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Arcadi Gaydamak is a man of images. Over the past two years he has managed himself and his image almost wondrously, conquering the hearts of many. He sailed through one sector after another, here petting, there pampering, and mainly, splashing out a great deal of money buying popularity.

Everything was going swimmingly, until Gaydamak reached the stock exchange. Here his image cracked. Suddenly, the man painted as a leading international businessman with the Midas touch and a generous heart turned out to be amateurish, almost ludicrous, making mistakes of a greenhorn. Suddenly, it seems, there is nothing behind all of the blown up declarations and the grandiose deal with a catchy, round figure - $100 million.

Where is the third retail chain? And the price war? What happened to the 100 new outlets for Ocif, another company for which Gaydamak seeks business? And what happened to the grand plan to remove the pork and make customers' refrigerators kosher? And what Jewish tradition?

It's all inflated ego. No vision, no thought, no management, no consideration. No nothing. Absolutely nothing.

On the other hand, that's what's beautiful about the stock exchange: ironically, in the very place where money buys everything, it becomes obvious that not everyone with piles of money knows how to use it wisely. More than anywhere else, the exchange separates serious businessmen from those who are all talk. And what the exchange showed yesterday is that Gaydamak is not a businessman.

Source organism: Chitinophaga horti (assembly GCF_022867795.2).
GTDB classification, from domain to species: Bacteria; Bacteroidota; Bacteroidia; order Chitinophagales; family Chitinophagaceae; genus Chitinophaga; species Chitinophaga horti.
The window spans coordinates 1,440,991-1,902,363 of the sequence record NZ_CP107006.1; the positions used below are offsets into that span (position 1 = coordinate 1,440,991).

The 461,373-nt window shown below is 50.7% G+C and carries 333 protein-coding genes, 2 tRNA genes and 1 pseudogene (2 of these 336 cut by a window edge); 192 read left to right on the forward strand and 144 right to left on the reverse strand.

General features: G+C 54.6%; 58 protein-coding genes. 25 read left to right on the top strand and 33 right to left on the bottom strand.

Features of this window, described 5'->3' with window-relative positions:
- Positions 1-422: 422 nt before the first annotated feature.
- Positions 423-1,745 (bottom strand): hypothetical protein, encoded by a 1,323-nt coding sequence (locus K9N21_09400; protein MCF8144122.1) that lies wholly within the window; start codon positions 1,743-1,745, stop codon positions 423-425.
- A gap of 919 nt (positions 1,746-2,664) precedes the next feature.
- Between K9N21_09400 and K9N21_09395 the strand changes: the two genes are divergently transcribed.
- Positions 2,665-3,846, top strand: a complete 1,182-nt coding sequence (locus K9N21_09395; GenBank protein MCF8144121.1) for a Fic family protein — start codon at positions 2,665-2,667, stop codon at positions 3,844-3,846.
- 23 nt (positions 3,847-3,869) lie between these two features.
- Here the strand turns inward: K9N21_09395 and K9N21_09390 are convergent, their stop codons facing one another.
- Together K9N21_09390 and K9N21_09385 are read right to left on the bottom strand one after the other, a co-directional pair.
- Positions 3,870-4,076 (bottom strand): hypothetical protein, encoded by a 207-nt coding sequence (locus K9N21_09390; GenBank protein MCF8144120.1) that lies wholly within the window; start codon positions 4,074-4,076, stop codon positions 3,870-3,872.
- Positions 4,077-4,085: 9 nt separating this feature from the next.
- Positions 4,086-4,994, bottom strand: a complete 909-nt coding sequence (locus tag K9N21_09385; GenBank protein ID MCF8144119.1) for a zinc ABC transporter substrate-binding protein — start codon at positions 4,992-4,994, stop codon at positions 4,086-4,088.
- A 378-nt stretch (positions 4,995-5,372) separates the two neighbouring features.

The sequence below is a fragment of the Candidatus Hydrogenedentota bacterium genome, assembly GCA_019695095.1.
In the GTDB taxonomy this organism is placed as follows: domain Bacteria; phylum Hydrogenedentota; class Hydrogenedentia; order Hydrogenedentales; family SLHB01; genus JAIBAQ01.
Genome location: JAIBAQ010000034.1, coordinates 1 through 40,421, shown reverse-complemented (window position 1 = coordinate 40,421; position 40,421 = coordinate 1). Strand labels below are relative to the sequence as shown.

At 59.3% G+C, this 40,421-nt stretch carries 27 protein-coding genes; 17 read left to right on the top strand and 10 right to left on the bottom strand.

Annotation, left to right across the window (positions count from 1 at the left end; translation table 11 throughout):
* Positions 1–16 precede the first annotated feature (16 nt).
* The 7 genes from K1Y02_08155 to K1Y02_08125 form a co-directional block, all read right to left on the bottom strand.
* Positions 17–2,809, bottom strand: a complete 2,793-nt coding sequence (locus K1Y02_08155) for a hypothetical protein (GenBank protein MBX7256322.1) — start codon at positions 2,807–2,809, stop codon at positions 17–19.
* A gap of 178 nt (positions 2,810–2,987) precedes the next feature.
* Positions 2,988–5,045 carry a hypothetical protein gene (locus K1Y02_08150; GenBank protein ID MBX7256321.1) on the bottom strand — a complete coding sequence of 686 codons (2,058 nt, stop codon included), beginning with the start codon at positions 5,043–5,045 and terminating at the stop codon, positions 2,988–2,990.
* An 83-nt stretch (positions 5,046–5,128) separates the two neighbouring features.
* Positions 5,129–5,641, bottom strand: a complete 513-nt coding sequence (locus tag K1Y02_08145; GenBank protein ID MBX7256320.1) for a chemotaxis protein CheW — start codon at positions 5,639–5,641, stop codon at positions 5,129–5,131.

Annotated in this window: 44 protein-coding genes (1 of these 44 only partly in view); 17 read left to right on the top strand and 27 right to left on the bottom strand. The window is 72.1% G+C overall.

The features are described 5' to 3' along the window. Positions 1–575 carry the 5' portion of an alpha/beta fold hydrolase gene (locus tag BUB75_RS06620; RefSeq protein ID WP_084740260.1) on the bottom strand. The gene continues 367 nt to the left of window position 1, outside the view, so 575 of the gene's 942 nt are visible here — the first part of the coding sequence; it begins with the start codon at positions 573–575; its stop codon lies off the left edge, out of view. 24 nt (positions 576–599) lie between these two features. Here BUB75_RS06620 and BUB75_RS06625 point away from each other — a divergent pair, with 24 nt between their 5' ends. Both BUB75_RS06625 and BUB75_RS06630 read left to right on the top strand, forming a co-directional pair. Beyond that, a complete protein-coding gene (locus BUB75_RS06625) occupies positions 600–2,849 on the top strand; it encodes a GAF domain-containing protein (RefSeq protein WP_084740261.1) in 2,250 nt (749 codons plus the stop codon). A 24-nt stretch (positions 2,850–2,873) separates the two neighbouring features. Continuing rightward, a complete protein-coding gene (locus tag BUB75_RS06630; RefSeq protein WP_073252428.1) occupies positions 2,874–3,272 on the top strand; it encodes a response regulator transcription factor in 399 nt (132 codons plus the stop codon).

Nevertheless, he cut his losses when he canceled the deal yesterday. The about-face on the Tiv Taam deal will soon be forgotten, and the betrayed customers of Amit Berger and Kobi Tribitch will continue to swipe their credit cards on Shabbat. Gaydamak got off easily.

But Tribitch (who founded Tiv Taam) and Berger (who saved him after the Rafi Ginat affair) fared more poorly yesterday, as their professionalism was shown to be marginal at best. In its initial announcement, Tiv Taam notified the Israel Securities Authority that cancellation of the transaction by Gaydamak would subject him to a $20 million fine. And just three days ago, on Saturday morning, after rumors of the faltering deal began to circulate, Berger and Tribitch announced "the sale of control of the Tiv Taam chain to Arcadi Gaydamak is proceeding smoothly, as are the plans to upgrade the chain, and transform it into the third-largest food chain in Israel."

Yet yesterday everything was turned inside out. Tribitch and Berger remained nearly empty handed - Tribitch was left with a mere $2 million, and Berger managed to sell Gaydamak 10 percent of his company (Enter Holdings) for 30 million shekels. They both lost because their chain suffered a blow: its employees, suppliers and customers all angry, and its managers exposed.

No wonder that Tiv Taam shares dropped yesterday to levels even below pre-transaction prices.